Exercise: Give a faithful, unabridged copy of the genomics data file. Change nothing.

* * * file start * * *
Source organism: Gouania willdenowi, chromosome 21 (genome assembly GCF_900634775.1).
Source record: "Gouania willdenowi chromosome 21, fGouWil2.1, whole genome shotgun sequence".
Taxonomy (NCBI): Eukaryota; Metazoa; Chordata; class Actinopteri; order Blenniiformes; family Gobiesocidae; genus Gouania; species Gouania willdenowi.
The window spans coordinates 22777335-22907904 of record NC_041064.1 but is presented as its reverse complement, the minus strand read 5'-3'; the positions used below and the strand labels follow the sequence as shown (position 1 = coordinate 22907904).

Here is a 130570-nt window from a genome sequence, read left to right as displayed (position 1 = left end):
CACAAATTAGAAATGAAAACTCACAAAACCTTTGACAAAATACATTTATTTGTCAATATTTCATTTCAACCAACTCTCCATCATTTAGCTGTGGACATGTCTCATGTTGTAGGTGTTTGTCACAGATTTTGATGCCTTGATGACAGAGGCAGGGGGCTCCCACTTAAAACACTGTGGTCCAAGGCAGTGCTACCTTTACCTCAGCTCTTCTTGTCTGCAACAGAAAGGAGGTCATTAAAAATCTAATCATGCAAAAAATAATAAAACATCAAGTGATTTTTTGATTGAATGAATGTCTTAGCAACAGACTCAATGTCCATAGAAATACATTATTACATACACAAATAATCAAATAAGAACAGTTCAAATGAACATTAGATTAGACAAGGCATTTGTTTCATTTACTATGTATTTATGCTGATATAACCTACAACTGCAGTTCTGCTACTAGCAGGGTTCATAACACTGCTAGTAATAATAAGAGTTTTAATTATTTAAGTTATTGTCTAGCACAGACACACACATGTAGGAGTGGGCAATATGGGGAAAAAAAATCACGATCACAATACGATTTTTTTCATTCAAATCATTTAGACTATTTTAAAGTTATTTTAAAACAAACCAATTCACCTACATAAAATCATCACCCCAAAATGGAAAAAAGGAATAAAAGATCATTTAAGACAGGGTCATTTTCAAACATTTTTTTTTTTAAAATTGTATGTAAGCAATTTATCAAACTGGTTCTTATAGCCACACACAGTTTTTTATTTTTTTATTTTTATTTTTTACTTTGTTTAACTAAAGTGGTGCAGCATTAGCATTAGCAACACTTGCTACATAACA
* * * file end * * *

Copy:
Source organism: Gouania willdenowi, chromosome 21 (genome assembly GCF_900634775.1).
Source record: "Gouania willdenowi chromosome 21, fGouWil2.1, whole genome shotgun sequence".
Taxonomy (NCBI): Eukaryota; Metazoa; Chordata; class Actinopteri; order Blenniiformes; family Gobiesocidae; genus Gouania; species Gouania willdenowi.
The window spans coordinates 22777335-22907904 of record NC_041064.1 but is presented as its reverse complement, the minus strand read 5'-3'; the positions used below and the strand labels follow the sequence as shown (position 1 = coordinate 22907904).

Here is a 130570-nt window from a genome sequence, read left to right as displayed (position 1 = left end):
CACAAATTAGAAATGAAAACTCACAAAACCTTTGACAAAATACATTTATTTGTCAATATTTCATTTCAACCAACTCTCCATCATTTAGCTGTGGACATGTCTCATGTTGTAGGTGTTTGTCACAGATTTTGATGCCTTGATGACAGAGGCAGGGGGCTCCCACTTAAAACACTGTGGTCCAAGGCAGTGCTACCTTTACCTCAGCTCTTCTTGTCTGCAACAGAAAGGAGGTCATTAAAAATCTAATCATGCAAAAAATAATAAAACATCAAGTGATTTTTTGATTGAATGAATGTCTTAGCAACAGACTCAATGTCCATAGAAATACATTATTACATACACAAATAATCAAATAAGAACAGTTCAAATGAACATTAGATTAGACAAGGCATTTGTTTCATTTACTATGTATTTATGCTGATATAACCTACAACTGCAGTTCTGCTACTAGCAGGGTTCATAACACTGCTAGTAATAATAAGAGTTTTAATTATTTAAGTTATTGTCTAGCACAGACACACACATGTAGGAGTGGGCAATATGGGGAAAAAAAATCACGATCACAATACGATTTTTTTCATTCAAATCATTTAGACTATTTTAAAGTTATTTTAAAACAAACCAATTCACCTACATAAAATCATCACCCCAAAATGGAAAAAAGGAATAAAAGATCATTTAAGACAGGGTCATTTTCAAACATTTTTTTTTTTAAAATTGTATGTAAGCAATTTATCAAACTGGTTCTTATAGCCACACACAGTTTTTTATTTTTTTATTTTTATTTTTTACTTTGTTTAACTAAAGTGGTGCAGCATTAGCATTAGCAACACTTGCTACATAACA